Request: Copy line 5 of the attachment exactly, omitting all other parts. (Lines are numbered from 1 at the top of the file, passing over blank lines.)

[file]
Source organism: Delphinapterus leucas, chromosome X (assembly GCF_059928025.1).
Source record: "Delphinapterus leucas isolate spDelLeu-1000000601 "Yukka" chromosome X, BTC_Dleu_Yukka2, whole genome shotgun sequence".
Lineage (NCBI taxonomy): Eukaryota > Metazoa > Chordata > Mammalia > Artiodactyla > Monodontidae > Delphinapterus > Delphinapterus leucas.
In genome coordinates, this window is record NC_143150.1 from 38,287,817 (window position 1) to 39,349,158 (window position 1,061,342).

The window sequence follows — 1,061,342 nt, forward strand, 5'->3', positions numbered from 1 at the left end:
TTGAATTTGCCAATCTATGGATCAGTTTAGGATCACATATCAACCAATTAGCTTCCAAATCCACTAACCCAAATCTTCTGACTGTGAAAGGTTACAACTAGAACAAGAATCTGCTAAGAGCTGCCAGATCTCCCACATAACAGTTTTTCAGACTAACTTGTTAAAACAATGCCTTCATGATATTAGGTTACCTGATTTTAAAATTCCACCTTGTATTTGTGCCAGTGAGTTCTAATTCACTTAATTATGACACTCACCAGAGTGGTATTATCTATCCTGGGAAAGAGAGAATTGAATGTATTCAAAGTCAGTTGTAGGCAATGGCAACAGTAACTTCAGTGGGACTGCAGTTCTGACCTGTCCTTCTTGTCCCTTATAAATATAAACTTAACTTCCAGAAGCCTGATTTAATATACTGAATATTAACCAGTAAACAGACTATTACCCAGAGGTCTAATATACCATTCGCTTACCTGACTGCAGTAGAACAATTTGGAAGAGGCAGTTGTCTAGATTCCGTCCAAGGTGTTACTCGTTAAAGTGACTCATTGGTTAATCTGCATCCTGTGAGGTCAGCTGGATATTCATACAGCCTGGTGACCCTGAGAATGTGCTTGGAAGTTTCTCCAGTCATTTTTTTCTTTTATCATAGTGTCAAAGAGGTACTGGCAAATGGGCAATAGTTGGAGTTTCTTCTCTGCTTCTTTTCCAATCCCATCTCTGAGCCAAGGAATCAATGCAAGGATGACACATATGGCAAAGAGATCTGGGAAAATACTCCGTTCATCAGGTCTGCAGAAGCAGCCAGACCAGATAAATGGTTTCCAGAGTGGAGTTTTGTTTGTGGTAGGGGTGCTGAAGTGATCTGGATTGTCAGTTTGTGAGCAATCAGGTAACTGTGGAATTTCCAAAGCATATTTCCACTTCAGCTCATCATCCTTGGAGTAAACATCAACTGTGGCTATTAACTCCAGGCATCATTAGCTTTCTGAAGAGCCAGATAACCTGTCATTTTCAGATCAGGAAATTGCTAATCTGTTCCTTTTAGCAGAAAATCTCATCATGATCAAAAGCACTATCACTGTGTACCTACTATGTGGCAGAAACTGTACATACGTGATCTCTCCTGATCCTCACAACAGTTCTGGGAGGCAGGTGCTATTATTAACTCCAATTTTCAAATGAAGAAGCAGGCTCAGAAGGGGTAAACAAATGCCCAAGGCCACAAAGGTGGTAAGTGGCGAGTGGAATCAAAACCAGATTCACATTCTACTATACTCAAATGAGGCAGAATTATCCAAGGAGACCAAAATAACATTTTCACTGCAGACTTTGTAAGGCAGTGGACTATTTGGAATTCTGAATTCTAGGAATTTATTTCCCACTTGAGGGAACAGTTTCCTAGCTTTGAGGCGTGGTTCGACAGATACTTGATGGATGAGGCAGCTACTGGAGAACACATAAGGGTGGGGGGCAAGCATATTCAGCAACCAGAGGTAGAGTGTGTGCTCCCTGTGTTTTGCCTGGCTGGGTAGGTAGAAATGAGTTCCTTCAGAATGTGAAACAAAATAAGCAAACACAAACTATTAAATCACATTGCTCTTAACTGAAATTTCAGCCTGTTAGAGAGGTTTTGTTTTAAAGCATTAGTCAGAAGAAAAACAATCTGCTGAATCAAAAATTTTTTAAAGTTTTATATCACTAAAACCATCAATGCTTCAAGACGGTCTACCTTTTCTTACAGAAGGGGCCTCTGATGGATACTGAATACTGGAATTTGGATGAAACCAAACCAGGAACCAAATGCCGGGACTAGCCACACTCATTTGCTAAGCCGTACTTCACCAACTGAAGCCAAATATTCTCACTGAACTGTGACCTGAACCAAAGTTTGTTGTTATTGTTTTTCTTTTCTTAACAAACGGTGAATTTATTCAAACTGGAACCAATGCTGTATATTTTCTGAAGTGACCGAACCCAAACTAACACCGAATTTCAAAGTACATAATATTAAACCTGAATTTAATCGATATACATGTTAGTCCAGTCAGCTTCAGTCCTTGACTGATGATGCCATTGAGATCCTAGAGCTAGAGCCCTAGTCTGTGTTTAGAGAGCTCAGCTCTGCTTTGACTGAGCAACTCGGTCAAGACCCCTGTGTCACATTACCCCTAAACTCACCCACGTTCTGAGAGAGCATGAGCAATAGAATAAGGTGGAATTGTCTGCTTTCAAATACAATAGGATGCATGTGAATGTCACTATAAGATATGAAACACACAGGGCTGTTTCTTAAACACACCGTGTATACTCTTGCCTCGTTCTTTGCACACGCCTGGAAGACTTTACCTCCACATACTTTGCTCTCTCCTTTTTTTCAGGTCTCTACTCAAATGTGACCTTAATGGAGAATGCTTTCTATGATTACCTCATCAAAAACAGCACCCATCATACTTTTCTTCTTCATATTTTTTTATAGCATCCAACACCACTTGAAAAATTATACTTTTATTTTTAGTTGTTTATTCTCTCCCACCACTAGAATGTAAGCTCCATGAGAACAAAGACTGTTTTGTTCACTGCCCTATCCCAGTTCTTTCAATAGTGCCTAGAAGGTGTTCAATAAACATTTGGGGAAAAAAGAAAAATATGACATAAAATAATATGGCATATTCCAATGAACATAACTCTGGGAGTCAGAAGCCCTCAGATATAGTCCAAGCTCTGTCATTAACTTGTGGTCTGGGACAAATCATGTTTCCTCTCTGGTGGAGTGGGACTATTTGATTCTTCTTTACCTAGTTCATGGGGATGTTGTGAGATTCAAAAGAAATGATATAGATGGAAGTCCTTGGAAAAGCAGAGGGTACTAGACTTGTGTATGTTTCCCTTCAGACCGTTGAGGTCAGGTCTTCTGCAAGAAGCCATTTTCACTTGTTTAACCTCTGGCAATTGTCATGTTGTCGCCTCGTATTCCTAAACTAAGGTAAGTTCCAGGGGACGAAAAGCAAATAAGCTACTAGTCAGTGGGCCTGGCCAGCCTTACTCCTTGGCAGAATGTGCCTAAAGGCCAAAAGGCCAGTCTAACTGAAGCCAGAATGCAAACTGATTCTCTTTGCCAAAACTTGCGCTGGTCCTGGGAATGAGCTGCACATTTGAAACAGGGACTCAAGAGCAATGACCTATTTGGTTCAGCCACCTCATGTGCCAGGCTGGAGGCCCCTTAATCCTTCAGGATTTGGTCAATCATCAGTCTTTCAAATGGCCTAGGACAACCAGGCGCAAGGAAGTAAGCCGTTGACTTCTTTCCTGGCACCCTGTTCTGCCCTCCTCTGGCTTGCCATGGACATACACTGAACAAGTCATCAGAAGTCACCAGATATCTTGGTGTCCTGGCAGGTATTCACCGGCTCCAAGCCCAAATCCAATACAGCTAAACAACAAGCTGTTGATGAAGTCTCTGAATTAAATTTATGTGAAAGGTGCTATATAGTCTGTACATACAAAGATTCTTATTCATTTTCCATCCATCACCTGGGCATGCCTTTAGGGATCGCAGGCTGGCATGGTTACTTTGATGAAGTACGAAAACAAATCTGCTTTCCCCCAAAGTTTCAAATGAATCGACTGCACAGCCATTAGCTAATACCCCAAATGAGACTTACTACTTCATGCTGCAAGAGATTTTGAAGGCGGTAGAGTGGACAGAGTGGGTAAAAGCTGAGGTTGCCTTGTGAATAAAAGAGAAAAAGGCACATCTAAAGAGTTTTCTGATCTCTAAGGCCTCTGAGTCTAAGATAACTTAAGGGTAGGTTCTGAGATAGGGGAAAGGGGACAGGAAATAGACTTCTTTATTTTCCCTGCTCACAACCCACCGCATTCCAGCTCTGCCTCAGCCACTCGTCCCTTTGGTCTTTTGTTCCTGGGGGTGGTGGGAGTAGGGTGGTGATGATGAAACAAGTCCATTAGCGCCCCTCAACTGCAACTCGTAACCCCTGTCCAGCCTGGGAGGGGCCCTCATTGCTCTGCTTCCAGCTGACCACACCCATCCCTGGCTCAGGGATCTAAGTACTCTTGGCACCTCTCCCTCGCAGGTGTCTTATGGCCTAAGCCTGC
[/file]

The window sequence follows — 1,061,342 nt, forward strand, 5'->3', positions numbered from 1 at the left end: